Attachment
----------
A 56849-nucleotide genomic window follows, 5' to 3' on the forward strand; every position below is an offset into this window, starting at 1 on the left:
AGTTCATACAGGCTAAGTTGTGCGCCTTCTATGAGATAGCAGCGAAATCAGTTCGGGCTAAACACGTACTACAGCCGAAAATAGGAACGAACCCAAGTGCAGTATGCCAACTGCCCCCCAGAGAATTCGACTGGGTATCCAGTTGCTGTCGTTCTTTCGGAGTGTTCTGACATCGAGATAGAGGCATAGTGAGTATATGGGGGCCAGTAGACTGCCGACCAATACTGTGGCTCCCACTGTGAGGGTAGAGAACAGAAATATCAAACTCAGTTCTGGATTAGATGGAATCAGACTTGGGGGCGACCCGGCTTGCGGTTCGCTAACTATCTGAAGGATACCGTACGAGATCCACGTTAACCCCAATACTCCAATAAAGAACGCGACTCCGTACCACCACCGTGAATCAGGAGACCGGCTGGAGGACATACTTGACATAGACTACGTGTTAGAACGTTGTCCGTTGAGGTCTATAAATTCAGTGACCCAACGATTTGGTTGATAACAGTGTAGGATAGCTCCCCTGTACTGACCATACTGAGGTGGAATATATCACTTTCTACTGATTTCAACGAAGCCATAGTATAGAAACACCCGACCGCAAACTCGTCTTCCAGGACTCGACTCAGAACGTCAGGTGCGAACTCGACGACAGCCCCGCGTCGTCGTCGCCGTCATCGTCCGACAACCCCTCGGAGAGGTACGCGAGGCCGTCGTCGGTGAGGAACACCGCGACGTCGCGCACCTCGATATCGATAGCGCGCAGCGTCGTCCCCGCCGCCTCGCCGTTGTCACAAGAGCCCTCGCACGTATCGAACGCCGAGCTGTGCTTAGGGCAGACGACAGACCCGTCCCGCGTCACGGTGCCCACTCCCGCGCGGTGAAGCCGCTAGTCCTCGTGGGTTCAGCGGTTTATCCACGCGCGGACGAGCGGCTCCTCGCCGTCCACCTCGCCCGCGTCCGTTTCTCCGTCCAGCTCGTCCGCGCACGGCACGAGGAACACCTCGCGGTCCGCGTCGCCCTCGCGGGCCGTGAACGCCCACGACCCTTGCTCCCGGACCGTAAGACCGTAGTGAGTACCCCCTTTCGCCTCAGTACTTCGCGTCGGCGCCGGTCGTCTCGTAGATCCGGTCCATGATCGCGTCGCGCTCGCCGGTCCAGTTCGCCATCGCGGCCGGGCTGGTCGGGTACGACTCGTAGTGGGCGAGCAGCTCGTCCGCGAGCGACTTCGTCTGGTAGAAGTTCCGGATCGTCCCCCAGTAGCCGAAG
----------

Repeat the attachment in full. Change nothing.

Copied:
A 56849-nucleotide genomic window follows, 5' to 3' on the forward strand; every position below is an offset into this window, starting at 1 on the left:
AGTTCATACAGGCTAAGTTGTGCGCCTTCTATGAGATAGCAGCGAAATCAGTTCGGGCTAAACACGTACTACAGCCGAAAATAGGAACGAACCCAAGTGCAGTATGCCAACTGCCCCCCAGAGAATTCGACTGGGTATCCAGTTGCTGTCGTTCTTTCGGAGTGTTCTGACATCGAGATAGAGGCATAGTGAGTATATGGGGGCCAGTAGACTGCCGACCAATACTGTGGCTCCCACTGTGAGGGTAGAGAACAGAAATATCAAACTCAGTTCTGGATTAGATGGAATCAGACTTGGGGGCGACCCGGCTTGCGGTTCGCTAACTATCTGAAGGATACCGTACGAGATCCACGTTAACCCCAATACTCCAATAAAGAACGCGACTCCGTACCACCACCGTGAATCAGGAGACCGGCTGGAGGACATACTTGACATAGACTACGTGTTAGAACGTTGTCCGTTGAGGTCTATAAATTCAGTGACCCAACGATTTGGTTGATAACAGTGTAGGATAGCTCCCCTGTACTGACCATACTGAGGTGGAATATATCACTTTCTACTGATTTCAACGAAGCCATAGTATAGAAACACCCGACCGCAAACTCGTCTTCCAGGACTCGACTCAGAACGTCAGGTGCGAACTCGACGACAGCCCCGCGTCGTCGTCGCCGTCATCGTCCGACAACCCCTCGGAGAGGTACGCGAGGCCGTCGTCGGTGAGGAACACCGCGACGTCGCGCACCTCGATATCGATAGCGCGCAGCGTCGTCCCCGCCGCCTCGCCGTTGTCACAAGAGCCCTCGCACGTATCGAACGCCGAGCTGTGCTTAGGGCAGACGACAGACCCGTCCCGCGTCACGGTGCCCACTCCCGCGCGGTGAAGCCGCTAGTCCTCGTGGGTTCAGCGGTTTATCCACGCGCGGACGAGCGGCTCCTCGCCGTCCACCTCGCCCGCGTCCGTTTCTCCGTCCAGCTCGTCCGCGCACGGCACGAGGAACACCTCGCGGTCCGCGTCGCCCTCGCGGGCCGTGAACGCCCACGACCCTTGCTCCCGGACCGTAAGACCGTAGTGAGTACCCCCTTTCGCCTCAGTACTTCGCGTCGGCGCCGGTCGTCTCGTAGATCCGGTCCATGATCGCGTCGCGCTCGCCGGTCCAGTTCGCCATCGCGGCCGGGCTGGTCGGGTACGACTCGTAGTGGGCGAGCAGCTCGTCCGCGAGCGACTTCGTCTGGTAGAAGTTCCGGATCGTCCCCCAGTAGCCGAAG